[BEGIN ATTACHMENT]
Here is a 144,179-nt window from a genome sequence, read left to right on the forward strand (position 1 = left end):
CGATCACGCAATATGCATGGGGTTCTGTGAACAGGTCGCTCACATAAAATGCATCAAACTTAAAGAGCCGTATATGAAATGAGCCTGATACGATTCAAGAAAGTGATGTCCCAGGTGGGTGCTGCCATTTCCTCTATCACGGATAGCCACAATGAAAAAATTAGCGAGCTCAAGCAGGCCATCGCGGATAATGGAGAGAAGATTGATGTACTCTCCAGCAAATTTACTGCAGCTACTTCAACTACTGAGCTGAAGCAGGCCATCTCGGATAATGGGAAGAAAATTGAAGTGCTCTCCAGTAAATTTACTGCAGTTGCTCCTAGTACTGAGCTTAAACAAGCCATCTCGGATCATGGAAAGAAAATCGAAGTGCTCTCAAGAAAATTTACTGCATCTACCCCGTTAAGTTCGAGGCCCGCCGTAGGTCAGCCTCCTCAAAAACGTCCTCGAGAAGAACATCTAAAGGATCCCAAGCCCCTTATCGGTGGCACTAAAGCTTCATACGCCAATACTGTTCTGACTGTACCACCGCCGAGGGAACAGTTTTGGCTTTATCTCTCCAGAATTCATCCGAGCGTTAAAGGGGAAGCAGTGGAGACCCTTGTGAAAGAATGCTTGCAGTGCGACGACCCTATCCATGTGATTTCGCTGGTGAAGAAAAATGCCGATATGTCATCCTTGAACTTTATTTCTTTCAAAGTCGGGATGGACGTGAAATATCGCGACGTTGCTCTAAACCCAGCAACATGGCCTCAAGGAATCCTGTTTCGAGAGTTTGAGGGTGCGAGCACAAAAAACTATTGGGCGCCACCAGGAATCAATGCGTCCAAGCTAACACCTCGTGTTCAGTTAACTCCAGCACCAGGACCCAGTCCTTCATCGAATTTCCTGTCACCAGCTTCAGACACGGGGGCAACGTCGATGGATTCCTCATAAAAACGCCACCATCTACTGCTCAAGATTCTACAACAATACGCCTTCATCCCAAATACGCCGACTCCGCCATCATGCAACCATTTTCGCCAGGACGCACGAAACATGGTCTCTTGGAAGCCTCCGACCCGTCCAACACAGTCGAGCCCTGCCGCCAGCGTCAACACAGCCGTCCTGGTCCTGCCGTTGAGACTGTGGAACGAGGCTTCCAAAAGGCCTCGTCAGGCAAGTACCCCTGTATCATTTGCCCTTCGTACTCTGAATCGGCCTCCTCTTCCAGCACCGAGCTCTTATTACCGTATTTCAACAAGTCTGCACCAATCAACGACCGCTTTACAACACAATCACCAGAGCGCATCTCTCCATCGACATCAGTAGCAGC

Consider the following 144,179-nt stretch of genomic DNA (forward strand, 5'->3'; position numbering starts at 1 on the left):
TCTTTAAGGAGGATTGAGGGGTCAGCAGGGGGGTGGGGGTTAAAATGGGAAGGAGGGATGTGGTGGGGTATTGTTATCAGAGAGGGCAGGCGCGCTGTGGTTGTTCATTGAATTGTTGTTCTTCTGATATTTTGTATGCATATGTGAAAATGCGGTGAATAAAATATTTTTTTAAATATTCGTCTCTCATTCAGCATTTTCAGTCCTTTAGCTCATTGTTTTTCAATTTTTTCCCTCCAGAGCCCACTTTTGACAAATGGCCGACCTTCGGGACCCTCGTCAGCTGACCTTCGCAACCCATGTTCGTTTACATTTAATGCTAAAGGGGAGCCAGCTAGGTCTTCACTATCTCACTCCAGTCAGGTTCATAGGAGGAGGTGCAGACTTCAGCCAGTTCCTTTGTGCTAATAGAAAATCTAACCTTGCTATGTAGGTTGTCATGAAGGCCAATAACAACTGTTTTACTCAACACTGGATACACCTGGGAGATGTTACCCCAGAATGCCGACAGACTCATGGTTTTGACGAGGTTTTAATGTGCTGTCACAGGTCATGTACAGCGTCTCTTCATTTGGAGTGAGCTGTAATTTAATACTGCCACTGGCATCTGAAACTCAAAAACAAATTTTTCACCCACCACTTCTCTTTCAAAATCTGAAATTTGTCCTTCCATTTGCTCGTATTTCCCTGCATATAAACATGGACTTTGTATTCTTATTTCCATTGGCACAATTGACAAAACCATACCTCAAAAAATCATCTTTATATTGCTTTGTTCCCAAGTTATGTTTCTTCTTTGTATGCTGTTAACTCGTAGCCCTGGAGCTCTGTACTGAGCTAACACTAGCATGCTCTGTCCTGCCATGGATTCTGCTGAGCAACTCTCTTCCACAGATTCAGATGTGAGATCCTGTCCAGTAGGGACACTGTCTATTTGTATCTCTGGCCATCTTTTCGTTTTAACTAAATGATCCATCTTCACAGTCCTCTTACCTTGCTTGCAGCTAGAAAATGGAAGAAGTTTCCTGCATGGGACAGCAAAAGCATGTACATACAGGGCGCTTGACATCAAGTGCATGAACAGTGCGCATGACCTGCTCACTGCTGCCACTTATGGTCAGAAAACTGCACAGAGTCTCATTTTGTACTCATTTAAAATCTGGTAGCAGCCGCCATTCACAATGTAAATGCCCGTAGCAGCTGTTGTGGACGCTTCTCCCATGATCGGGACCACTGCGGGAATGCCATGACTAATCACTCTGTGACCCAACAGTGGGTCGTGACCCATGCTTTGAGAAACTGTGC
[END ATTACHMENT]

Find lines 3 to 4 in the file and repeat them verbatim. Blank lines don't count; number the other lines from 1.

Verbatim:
Consider the following 144,179-nt stretch of genomic DNA (forward strand, 5'->3'; position numbering starts at 1 on the left):
TCTTTAAGGAGGATTGAGGGGTCAGCAGGGGGGTGGGGGTTAAAATGGGAAGGAGGGATGTGGTGGGGTATTGTTATCAGAGAGGGCAGGCGCGCTGTGGTTGTTCATTGAATTGTTGTTCTTCTGATATTTTGTATGCATATGTGAAAATGCGGTGAATAAAATATTTTTTTAAATATTCGTCTCTCATTCAGCATTTTCAGTCCTTTAGCTCATTGTTTTTCAATTTTTTCCCTCCAGAGCCCACTTTTGACAAATGGCCGACCTTCGGGACCCTCGTCAGCTGACCTTCGCAACCCATGTTCGTTTACATTTAATGCTAAAGGGGAGCCAGCTAGGTCTTCACTATCTCACTCCAGTCAGGTTCATAGGAGGAGGTGCAGACTTCAGCCAGTTCCTTTGTGCTAATAGAAAATCTAACCTTGCTATGTAGGTTGTCATGAAGGCCAATAACAACTGTTTTACTCAACACTGGATACACCTGGGAGATGTTACCCCAGAATGCCGACAGACTCATGGTTTTGACGAGGTTTTAATGTGCTGTCACAGGTCATGTACAGCGTCTCTTCATTTGGAGTGAGCTGTAATTTAATACTGCCACTGGCATCTGAAACTCAAAAACAAATTTTTCACCCACCACTTCTCTTTCAAAATCTGAAATTTGTCCTTCCATTTGCTCGTATTTCCCTGCATATAAACATGGACTTTGTATTCTTATTTCCATTGGCACAATTGACAAAACCATACCTCAAAAAATCATCTTTATATTGCTTTGTTCCCAAGTTATGTTTCTTCTTTGTATGCTGTTAACTCGTAGCCCTGGAGCTCTGTACTGAGCTAACACTAGCATGCTCTGTCCTGCCATGGATTCTGCTGAGCAACTCTCTTCCACAGATTCAGATGTGAGATCCTGTCCAGTAGGGACACTGTCTATTTGTATCTCTGGCCATCTTTTCGTTTTAACTAAATGATCCATCTTCACAGTCCTCTTACCTTGCTTGCAGCTAGAAAATGGAAGAAGTTTCCTGCATGGGACAGCAAAAGCATGTACATACAGGGCGCTTGACATCAAGTGCATGAACAGTGCGCATGACCTGCTCACTGCTGCCACTTATGGTCAGAAAACTGCACAGAGTCTCATTTTGTACTCATTTAAAATCTGGTAGCAGCCGCCATTCACAATGTAAATGCCCGTAGCAGCTGTTGTGGACGCTTCTCCCATGATCGGGACCACTGCGGGAATGCCATGACTAATCACTCTGTGACCCAACAGTGGGTCGTGACCCATGCTTTGAGAAACTGTGC